Santers - Racing Time

edited November 2022 in Year-1982


ARTIST: Santers, Rick
ALBUM: Racing Time
LABEL: Ready
YEAR: 1982
CD REISSUE: 2009, Krescendo, KRECD30


LINEUP: Rick Santers - vocals, guitars * Rick Lazaroff - bass * Mark Santers - drums

TRACK LISTING: 01 Mistreatin' Heart * 02 Mystical Eyes * 03 Still I Am * 04 Dog Without A Home * 05 Road To Morocco * 06 Two Against The World * 07 Back Streets * 08 Winter Freeze * 09 Hard Time Lovin' You * 10 Racing Time * 11 You Turn Me On (bonus, live)


Somewhat of an institution in their native Canada in the early 80's was this three piece outfit, led by by Rick Santers, with his brother Mark occupying the drum stool.

In 2006 it would be fair to assume Santers are long since forgotten, but this is a noteworthy effort that reputedly was the bands greatest achievement. With a sound halfway between hard rock and AOR, it's hard to pin the bands real direction down, one moment coming off as contenders to Foreigner the next attacking with the gusto of AC/DC.

This was the bands second album, 1981's 'Shot Down In Flames' the initial breakthrough. With the likes of Triumph, Loverboy, Rush, Toronto, Prism etc all vying for supremacy in this rich period of Canadian melodic rock, Santers could easily have gotten lost in the shuffle but managed to make quite a name for themselves.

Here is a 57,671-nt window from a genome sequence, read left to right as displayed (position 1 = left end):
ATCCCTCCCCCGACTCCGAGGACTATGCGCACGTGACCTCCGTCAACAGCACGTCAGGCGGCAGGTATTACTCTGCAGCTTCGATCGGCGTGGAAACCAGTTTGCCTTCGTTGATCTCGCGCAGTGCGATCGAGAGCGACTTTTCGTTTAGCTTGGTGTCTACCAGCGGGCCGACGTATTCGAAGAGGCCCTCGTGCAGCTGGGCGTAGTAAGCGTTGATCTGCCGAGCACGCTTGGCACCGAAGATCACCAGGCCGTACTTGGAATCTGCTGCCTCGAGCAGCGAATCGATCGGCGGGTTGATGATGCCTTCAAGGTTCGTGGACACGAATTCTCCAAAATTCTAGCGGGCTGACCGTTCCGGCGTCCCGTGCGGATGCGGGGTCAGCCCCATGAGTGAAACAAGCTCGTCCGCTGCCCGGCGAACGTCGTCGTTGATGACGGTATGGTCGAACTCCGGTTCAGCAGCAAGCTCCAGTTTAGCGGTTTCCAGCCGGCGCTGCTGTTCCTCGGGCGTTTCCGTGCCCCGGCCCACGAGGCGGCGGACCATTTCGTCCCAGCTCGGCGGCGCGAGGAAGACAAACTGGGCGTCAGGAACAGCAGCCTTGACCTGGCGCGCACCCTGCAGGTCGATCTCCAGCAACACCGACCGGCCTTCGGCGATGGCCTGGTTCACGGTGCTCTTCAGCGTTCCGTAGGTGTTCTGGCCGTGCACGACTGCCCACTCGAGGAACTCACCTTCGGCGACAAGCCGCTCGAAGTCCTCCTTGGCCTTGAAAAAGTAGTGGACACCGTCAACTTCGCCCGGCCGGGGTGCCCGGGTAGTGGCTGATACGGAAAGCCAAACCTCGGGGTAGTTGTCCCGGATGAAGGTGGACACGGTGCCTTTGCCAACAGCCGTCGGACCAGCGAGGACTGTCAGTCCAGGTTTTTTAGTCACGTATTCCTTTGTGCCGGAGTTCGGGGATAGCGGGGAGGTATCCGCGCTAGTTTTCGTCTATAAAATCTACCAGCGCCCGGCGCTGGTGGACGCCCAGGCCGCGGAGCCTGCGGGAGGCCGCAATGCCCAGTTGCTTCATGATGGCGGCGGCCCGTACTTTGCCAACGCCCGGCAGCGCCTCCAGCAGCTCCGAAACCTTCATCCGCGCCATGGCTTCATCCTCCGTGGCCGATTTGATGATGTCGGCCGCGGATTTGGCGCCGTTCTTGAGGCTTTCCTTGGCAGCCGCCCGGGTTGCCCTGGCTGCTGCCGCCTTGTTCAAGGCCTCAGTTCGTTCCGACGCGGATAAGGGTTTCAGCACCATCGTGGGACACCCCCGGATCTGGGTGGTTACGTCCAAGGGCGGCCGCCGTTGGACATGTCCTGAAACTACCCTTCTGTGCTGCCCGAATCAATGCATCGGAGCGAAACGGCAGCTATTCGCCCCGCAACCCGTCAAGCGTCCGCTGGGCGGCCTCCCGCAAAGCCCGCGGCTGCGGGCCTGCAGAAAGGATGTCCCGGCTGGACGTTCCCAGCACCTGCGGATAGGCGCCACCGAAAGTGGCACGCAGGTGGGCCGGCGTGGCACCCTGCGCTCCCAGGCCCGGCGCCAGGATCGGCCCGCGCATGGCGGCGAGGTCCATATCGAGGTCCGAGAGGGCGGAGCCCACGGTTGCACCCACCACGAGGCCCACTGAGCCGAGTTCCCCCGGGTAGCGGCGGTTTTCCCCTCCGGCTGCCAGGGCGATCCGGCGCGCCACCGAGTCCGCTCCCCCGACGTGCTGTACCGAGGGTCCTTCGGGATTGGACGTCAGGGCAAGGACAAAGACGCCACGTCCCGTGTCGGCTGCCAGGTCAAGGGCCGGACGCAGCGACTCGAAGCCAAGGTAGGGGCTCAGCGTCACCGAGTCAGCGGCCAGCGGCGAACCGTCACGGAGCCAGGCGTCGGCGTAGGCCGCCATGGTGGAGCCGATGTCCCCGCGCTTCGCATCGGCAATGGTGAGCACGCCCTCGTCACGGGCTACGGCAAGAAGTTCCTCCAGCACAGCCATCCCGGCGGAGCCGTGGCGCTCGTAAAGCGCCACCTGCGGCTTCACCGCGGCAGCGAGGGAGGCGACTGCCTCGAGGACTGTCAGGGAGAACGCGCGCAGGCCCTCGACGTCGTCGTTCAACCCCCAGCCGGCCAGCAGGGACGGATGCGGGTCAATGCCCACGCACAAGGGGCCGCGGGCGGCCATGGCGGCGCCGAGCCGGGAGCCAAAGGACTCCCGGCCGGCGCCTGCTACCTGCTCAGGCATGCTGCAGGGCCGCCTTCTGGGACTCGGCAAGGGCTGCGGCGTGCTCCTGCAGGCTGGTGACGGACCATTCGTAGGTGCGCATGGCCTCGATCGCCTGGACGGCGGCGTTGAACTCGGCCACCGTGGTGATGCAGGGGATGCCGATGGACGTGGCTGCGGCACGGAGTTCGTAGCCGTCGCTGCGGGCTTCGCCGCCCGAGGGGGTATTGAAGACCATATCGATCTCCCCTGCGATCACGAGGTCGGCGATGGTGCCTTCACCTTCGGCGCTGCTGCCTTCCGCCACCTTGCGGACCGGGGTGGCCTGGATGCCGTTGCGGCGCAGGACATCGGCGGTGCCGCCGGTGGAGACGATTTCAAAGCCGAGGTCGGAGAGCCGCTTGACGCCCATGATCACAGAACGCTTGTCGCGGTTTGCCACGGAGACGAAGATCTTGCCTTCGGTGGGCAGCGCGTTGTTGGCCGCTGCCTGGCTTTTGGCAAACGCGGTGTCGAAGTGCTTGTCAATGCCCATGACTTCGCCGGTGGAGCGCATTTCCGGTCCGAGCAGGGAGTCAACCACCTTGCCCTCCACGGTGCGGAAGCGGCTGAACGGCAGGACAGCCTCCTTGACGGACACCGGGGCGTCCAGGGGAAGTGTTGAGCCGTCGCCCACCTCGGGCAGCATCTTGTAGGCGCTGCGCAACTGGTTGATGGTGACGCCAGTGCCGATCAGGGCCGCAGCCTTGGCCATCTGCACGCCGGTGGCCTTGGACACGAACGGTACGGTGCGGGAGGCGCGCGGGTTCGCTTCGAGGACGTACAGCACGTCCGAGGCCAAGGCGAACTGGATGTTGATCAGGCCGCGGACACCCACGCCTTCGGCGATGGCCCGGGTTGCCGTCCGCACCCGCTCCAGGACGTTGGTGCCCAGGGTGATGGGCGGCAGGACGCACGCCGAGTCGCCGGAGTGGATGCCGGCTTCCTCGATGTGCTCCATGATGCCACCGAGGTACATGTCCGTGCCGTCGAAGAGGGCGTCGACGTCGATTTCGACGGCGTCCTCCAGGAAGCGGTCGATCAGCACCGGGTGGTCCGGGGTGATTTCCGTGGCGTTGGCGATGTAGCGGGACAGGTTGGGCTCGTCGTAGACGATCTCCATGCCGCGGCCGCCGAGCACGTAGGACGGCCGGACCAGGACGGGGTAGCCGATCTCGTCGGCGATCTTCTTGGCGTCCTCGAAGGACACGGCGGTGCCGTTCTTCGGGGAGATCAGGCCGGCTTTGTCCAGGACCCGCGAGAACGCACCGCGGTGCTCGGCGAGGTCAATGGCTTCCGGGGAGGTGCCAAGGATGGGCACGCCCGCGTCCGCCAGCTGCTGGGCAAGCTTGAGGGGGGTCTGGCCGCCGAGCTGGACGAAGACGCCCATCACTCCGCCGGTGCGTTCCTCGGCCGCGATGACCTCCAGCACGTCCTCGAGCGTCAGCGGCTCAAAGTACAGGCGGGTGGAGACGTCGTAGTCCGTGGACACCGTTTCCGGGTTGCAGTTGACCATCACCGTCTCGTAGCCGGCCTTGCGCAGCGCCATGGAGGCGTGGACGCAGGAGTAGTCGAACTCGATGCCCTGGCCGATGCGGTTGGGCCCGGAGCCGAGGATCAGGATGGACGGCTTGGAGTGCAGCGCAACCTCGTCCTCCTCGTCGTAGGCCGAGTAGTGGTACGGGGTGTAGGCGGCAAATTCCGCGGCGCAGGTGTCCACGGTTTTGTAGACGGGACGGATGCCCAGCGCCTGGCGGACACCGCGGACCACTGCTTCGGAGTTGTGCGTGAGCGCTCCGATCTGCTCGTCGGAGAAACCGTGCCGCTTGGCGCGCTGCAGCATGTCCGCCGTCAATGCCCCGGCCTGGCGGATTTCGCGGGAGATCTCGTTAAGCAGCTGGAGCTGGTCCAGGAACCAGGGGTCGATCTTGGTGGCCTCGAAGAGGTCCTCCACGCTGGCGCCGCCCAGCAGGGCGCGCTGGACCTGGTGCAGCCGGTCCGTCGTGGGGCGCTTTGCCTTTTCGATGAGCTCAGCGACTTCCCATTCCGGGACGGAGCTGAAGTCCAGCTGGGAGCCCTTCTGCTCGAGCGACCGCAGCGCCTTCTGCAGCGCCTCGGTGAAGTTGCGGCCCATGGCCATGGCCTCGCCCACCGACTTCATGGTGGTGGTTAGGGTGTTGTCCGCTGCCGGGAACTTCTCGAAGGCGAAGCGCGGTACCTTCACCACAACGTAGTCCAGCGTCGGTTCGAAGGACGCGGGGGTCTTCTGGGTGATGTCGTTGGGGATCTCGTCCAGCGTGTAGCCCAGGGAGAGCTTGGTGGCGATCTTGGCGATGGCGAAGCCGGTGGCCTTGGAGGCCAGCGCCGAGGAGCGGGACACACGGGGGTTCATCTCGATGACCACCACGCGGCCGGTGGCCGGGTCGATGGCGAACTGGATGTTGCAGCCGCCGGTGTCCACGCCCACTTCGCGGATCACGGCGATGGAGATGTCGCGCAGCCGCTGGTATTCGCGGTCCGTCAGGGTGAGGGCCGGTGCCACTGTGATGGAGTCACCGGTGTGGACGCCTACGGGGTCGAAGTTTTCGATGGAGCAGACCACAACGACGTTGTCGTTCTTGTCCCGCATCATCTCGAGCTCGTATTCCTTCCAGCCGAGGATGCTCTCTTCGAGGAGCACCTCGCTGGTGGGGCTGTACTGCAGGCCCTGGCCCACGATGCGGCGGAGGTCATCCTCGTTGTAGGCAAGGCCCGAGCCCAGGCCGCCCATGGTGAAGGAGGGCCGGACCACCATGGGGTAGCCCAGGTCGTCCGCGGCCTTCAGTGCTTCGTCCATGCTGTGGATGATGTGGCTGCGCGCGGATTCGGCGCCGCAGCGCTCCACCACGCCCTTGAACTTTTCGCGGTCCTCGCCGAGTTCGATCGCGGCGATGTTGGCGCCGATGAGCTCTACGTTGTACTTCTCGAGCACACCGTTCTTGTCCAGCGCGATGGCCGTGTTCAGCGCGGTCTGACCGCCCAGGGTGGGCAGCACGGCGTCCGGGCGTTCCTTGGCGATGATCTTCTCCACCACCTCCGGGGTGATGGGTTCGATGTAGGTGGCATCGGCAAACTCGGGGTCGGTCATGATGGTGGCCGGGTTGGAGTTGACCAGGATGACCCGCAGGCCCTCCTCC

The Songs

'Mistreatin' Heart' is the pick of the album, AOR ready without keyboards dominating the mix. Santers is a cross between Don Dokken and Lou Gramm vocally and the sound is heavier than many of their contemporaries, Rick Santers seeing to that with some hard riffs.

Metal obviously ran through Santers veins, judging from 'Mystical Eyes' and its Zeppelin 'Kashmir' attempts, epic galloping riffs and stabbing keyboards

Shifting from one scene to the other, 'Still I Am' adds acoustic guitar work in, with Santers now recalling Brian Howe before his time even began. The mood quickly changes to the bold AC/DC'ish hard rock of 'Dog Without A Home', which could share a home itself with April Wine.

I feel Santers vocals don't fit this style, lacking that hoarse edge needed to make it convincing. For the AOR lover 'Two Against The World' might be of some interest, first rate indeed and the direction the band should have pursued as a whole.

'Back Streets' is nothing less than stunning melodic rock, with heavy shades of Foreigner and its nice to hear the keyboards unloaded during 'Winter Freeze'.

The title track is fairly fast paced, with hints of Fortress and typically harmonic early 80's vocals work from the band during a beautiful chorus.

In Summary

A treat for the early 80's rock connoisseur, should any of you be tempted to secure a copy which to my knowledge is readily available on CD. This was supposed to propel the band to the top but that never quite materialised and the band called it quits after a 1986's 'Top Secrecy'.

Santers collaborated with Triumph among others after the split and rightfully maintains the image of a minor guitar legend in his homeland. His wizardry is what adds the edge to 'Racing Time', despite the occasional sub par vocal work. Aside from that this remains a definite add to the ever growing collection.

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